If you still want faster , have a look at interrupts and how you can use that with a digital input .

Do you have any Arduino or C/C++ programming experience?

If not and you already have the Arduino please get a tutorial and go through it - I think they gave one here and Sparkfun has one you can download I think - get a few LED’s, resistors, switches etc so you can go through the tutorial - that will help you to understand any guidance you are given here in the forum. Also by the time you finish the tutorial you will probably have a good idea on how to start your program

Good luck!!

I always download sketches made by another people and then I adjust them to fit my purpose. I have arduino based 3D printer (but this is easy to do, it is complete solution), I did some temperature data logger based on information from some other projects, I tried some very simple things with Arduino starter kits.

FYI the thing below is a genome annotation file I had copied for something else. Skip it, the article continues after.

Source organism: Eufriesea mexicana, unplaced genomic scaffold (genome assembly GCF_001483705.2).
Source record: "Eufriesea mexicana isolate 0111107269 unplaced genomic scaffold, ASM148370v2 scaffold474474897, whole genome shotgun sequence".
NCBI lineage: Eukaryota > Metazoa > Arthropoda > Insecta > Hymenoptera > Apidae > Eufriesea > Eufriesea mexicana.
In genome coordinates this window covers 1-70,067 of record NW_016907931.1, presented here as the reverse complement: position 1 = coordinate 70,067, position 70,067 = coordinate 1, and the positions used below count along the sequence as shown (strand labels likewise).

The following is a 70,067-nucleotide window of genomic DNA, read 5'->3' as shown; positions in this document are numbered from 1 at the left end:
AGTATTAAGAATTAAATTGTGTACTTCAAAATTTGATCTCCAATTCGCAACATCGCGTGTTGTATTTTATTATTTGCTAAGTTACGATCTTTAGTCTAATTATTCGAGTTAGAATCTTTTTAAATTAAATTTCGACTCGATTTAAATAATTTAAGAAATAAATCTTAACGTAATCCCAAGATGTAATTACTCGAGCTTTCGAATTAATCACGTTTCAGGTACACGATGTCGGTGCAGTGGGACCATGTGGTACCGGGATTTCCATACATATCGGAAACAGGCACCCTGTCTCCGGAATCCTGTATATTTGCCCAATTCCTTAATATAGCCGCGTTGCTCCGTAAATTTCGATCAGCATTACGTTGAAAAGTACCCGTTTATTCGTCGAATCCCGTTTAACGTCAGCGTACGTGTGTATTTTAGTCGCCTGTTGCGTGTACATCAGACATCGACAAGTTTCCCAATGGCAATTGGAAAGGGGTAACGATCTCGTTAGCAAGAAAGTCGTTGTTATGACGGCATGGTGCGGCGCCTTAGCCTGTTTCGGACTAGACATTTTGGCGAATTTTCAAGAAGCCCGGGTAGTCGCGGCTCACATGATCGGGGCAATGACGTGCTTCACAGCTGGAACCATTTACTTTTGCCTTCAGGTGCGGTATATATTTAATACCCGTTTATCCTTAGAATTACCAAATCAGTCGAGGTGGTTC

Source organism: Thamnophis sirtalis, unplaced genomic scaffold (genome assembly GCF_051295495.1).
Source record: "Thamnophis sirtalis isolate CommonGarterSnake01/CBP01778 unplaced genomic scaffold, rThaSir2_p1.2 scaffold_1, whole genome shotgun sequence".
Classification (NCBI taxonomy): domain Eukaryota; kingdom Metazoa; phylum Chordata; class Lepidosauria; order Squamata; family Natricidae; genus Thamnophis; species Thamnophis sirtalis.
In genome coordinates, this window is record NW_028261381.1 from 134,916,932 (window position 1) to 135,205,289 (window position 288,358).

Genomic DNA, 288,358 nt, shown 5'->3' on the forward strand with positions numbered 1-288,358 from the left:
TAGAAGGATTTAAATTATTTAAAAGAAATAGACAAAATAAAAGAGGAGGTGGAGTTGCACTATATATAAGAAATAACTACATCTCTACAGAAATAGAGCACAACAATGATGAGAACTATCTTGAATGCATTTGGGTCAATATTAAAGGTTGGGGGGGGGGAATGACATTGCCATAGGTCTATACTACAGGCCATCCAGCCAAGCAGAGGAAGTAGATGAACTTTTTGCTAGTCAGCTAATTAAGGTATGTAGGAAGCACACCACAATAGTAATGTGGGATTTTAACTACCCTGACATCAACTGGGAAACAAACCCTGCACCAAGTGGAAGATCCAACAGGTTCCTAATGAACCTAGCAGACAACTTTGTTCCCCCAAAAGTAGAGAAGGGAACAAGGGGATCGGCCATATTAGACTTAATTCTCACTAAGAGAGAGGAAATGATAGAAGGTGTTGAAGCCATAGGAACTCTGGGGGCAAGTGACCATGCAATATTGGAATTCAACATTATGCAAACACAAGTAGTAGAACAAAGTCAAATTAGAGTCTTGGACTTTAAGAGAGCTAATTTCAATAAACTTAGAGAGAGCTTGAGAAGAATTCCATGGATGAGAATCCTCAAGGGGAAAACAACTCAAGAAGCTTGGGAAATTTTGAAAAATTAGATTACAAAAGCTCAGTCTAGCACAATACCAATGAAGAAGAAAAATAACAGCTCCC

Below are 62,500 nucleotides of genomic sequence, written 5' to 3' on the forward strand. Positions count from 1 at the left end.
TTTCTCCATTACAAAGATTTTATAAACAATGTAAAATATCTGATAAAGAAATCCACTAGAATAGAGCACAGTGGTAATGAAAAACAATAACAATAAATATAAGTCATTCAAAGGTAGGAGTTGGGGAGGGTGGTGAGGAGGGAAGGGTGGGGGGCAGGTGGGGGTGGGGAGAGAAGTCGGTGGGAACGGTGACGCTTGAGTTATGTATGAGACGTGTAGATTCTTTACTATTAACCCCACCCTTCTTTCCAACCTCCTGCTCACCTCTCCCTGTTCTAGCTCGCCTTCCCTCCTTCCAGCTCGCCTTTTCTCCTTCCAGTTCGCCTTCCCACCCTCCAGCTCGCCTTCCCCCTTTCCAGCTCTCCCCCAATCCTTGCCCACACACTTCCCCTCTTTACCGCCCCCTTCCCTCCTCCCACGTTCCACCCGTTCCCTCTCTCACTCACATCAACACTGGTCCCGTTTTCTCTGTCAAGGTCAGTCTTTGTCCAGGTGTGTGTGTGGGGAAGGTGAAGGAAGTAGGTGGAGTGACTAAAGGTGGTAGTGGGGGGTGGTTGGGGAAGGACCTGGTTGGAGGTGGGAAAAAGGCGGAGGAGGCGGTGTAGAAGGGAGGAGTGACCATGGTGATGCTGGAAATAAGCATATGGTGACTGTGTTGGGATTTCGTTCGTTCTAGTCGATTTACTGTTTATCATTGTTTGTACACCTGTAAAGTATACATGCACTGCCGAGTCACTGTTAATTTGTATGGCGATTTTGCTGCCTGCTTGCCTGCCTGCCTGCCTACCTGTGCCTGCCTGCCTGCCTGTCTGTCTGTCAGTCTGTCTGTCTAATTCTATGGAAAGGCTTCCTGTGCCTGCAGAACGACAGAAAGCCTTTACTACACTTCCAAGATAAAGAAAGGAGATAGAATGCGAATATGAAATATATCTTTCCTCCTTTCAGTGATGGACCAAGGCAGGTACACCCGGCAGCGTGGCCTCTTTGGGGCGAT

I remember something about C programming from my Electro-technical university study but these are very basics.
I know that this my program will probably have something to do with ,Interupts, - I will have a look at this topic since I do not know how to use them.

You want to learn the "do many things at once" lesson.

Simplest form is the IDE Example sketch BlinkWithoutDelay, those examples are beginner material so figure out how devilishly hard it must be -- the lesson itself is subtle.

From Gammon Forum : Electronics : Microprocessors : How to do multiple things at once ... like cook bacon and eggs

Now a seasoned cook would NOT do this:

Put coffee on. Stare at watch until 1 minute has elapsed. Pour coffee.